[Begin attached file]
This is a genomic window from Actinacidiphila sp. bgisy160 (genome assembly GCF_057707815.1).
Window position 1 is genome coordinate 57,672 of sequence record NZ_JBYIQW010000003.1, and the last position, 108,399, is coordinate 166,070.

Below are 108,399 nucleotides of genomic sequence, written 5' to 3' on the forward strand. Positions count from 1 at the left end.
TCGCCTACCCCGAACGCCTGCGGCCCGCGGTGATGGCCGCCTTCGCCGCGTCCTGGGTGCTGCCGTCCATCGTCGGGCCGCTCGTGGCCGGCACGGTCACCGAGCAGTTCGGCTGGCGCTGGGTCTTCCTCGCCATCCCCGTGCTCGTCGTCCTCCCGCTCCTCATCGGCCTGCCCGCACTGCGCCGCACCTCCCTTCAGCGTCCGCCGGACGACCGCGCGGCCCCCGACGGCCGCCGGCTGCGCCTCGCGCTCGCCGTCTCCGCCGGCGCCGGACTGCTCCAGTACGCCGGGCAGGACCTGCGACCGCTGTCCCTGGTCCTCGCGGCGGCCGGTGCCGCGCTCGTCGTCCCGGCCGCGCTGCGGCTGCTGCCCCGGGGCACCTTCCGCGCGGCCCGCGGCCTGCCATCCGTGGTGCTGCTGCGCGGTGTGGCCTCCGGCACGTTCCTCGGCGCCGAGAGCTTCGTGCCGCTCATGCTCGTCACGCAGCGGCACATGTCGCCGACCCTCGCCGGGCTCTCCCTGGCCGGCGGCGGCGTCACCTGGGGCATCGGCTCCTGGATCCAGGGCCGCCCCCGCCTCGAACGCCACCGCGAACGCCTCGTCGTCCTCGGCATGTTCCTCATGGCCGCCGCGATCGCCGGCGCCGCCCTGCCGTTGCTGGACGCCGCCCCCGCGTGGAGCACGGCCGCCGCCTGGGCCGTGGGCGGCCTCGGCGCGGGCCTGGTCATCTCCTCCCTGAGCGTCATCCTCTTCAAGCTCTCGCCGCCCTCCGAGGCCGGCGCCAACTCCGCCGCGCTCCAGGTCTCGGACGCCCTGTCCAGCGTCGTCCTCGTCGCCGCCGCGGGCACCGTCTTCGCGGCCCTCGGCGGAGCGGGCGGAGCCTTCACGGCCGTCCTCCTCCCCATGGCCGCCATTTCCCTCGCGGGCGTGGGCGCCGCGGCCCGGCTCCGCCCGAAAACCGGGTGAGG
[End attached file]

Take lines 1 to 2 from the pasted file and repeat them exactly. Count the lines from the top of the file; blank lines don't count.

This is a genomic window from Actinacidiphila sp. bgisy160 (genome assembly GCF_057707815.1).
Window position 1 is genome coordinate 57,672 of sequence record NZ_JBYIQW010000003.1, and the last position, 108,399, is coordinate 166,070.